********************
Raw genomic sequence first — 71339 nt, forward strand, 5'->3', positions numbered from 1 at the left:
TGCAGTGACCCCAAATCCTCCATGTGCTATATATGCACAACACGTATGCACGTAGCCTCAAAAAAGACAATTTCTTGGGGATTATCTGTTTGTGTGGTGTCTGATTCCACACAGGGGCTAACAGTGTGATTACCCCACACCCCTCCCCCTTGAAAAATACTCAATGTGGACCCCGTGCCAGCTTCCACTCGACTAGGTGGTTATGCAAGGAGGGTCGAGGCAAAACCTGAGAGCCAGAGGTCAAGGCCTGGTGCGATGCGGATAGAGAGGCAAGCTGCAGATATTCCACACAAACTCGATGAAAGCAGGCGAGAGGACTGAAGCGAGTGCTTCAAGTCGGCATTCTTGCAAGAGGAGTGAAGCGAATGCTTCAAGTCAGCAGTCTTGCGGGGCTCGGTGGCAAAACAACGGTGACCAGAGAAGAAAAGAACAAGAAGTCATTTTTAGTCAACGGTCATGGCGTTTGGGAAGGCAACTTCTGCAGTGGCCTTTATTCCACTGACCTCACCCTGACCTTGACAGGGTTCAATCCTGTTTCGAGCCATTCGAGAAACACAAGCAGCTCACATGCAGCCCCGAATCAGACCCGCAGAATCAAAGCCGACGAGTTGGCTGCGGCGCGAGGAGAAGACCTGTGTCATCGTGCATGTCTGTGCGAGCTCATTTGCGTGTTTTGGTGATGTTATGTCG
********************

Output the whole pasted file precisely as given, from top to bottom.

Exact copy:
Raw genomic sequence first — 71339 nt, forward strand, 5'->3', positions numbered from 1 at the left:
TGCAGTGACCCCAAATCCTCCATGTGCTATATATGCACAACACGTATGCACGTAGCCTCAAAAAAGACAATTTCTTGGGGATTATCTGTTTGTGTGGTGTCTGATTCCACACAGGGGCTAACAGTGTGATTACCCCACACCCCTCCCCCTTGAAAAATACTCAATGTGGACCCCGTGCCAGCTTCCACTCGACTAGGTGGTTATGCAAGGAGGGTCGAGGCAAAACCTGAGAGCCAGAGGTCAAGGCCTGGTGCGATGCGGATAGAGAGGCAAGCTGCAGATATTCCACACAAACTCGATGAAAGCAGGCGAGAGGACTGAAGCGAGTGCTTCAAGTCGGCATTCTTGCAAGAGGAGTGAAGCGAATGCTTCAAGTCAGCAGTCTTGCGGGGCTCGGTGGCAAAACAACGGTGACCAGAGAAGAAAAGAACAAGAAGTCATTTTTAGTCAACGGTCATGGCGTTTGGGAAGGCAACTTCTGCAGTGGCCTTTATTCCACTGACCTCACCCTGACCTTGACAGGGTTCAATCCTGTTTCGAGCCATTCGAGAAACACAAGCAGCTCACATGCAGCCCCGAATCAGACCCGCAGAATCAAAGCCGACGAGTTGGCTGCGGCGCGAGGAGAAGACCTGTGTCATCGTGCATGTCTGTGCGAGCTCATTTGCGTGTTTTGGTGATGTTATGTCG